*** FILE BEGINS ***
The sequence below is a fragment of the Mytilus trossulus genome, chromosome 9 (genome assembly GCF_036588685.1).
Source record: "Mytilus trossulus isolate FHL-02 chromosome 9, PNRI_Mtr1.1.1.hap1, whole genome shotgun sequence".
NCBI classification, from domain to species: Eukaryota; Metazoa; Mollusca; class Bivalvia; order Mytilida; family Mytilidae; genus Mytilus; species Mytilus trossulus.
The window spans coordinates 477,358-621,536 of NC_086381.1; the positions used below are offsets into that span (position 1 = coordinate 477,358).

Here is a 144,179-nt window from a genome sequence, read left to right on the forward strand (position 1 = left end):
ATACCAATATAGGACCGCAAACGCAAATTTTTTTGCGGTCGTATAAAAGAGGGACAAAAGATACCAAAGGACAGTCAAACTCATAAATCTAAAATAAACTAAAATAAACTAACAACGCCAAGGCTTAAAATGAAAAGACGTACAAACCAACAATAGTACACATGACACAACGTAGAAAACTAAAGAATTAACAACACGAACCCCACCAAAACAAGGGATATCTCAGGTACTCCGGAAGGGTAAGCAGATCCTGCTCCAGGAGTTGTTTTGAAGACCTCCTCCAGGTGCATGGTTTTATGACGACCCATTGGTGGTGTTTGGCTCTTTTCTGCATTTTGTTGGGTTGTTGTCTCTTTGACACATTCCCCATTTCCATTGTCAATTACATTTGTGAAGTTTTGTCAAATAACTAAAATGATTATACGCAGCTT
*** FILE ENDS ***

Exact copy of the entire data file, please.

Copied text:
The sequence below is a fragment of the Mytilus trossulus genome, chromosome 9 (genome assembly GCF_036588685.1).
Source record: "Mytilus trossulus isolate FHL-02 chromosome 9, PNRI_Mtr1.1.1.hap1, whole genome shotgun sequence".
NCBI classification, from domain to species: Eukaryota; Metazoa; Mollusca; class Bivalvia; order Mytilida; family Mytilidae; genus Mytilus; species Mytilus trossulus.
The window spans coordinates 477,358-621,536 of NC_086381.1; the positions used below are offsets into that span (position 1 = coordinate 477,358).

Here is a 144,179-nt window from a genome sequence, read left to right on the forward strand (position 1 = left end):
ATACCAATATAGGACCGCAAACGCAAATTTTTTTGCGGTCGTATAAAAGAGGGACAAAAGATACCAAAGGACAGTCAAACTCATAAATCTAAAATAAACTAAAATAAACTAACAACGCCAAGGCTTAAAATGAAAAGACGTACAAACCAACAATAGTACACATGACACAACGTAGAAAACTAAAGAATTAACAACACGAACCCCACCAAAACAAGGGATATCTCAGGTACTCCGGAAGGGTAAGCAGATCCTGCTCCAGGAGTTGTTTTGAAGACCTCCTCCAGGTGCATGGTTTTATGACGACCCATTGGTGGTGTTTGGCTCTTTTCTGCATTTTGTTGGGTTGTTGTCTCTTTGACACATTCCCCATTTCCATTGTCAATTACATTTGTGAAGTTTTGTCAAATAACTAAAATGATTATACGCAGCTT